Assignment: Mass incarceration Case-study
Assignment: Mass incarceration Case-study
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Question Description
Read the introduction section of the article. Is the hypothesis clearly stated? Is necessary background information and previous research described in the introduction? In addition to answering these basic questions, you should take note of information provided in the introduction and any questions that you may have.
Read the methods section of the article. Is the study procedure clearly outlined? Can you determine which variables the researchers are measuring? Remember to jot down questions and thoughts that come to mind as you are reading. Once you have finished reading the paper, you can then refer back to your initial questions and see which once remain unanswered.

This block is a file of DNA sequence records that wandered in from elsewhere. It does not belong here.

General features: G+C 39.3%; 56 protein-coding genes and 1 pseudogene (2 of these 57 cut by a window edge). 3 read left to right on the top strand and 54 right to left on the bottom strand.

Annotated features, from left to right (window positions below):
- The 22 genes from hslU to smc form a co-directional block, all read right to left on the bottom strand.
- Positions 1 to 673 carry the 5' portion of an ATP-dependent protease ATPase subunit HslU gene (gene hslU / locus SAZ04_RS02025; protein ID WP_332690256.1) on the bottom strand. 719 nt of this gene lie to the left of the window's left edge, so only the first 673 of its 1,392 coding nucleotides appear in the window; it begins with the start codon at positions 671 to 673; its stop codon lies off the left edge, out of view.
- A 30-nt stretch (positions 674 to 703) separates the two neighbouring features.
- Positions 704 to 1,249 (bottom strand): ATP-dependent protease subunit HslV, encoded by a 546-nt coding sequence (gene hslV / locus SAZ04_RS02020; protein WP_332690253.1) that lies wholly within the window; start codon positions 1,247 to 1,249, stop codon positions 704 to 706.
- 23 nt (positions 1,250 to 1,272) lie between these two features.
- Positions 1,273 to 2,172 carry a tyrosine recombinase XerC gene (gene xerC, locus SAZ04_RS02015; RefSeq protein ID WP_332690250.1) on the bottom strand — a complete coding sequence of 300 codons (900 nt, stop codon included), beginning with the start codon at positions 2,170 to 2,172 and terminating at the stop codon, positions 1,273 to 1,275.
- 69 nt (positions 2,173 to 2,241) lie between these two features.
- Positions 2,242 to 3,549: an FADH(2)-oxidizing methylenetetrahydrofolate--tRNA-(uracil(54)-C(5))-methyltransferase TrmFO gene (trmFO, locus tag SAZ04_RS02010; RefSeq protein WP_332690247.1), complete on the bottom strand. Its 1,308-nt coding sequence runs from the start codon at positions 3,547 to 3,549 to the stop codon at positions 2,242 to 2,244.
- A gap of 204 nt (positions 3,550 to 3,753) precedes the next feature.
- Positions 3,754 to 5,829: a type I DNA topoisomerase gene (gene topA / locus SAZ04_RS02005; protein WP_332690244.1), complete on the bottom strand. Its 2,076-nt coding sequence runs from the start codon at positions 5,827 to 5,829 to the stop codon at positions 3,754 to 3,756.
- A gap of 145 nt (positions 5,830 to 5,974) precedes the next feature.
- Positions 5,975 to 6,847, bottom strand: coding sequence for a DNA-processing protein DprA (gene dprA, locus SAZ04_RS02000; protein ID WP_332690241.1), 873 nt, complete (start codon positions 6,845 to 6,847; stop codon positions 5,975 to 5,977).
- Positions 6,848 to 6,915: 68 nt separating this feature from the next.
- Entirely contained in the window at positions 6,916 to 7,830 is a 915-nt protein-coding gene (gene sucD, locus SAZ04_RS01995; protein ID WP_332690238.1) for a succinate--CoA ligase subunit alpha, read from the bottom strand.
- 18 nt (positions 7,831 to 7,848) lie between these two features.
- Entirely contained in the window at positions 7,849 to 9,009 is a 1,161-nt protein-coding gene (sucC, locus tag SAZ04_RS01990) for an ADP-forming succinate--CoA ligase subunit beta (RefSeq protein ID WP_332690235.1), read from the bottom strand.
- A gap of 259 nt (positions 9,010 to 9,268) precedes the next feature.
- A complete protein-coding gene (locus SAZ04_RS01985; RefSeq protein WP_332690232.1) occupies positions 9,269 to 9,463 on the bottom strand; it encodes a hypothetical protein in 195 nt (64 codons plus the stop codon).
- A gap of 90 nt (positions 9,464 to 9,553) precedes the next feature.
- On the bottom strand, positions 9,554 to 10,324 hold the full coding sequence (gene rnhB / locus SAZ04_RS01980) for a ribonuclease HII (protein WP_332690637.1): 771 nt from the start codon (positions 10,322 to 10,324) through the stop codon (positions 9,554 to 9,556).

Read the results section of the article. Are all tables and graphs clearly labeled? Do researchers provide enough statistical information? Did the researchers collect all of the data needed to measure the variables in question? Again, make note of any questions you have or any information that does not seem to make sense. You can refer back to these questions later as you are writing your final critique.
Read the discussion section of the article. How do the researchers interpret the results of the study? Did the results support their hypothesis? Do the conclusions drawn by the researchers seem reasonable? The discussion section offers students a good opportunity to take a position. If you agree with the researcher’s conclusions, explain why. If you feel that the researchers are incorrect or off-base, point out problems with the conclusions and suggest alternative explanations. Another alternative is to point out questions that the researchers failed to answer in the discussion section.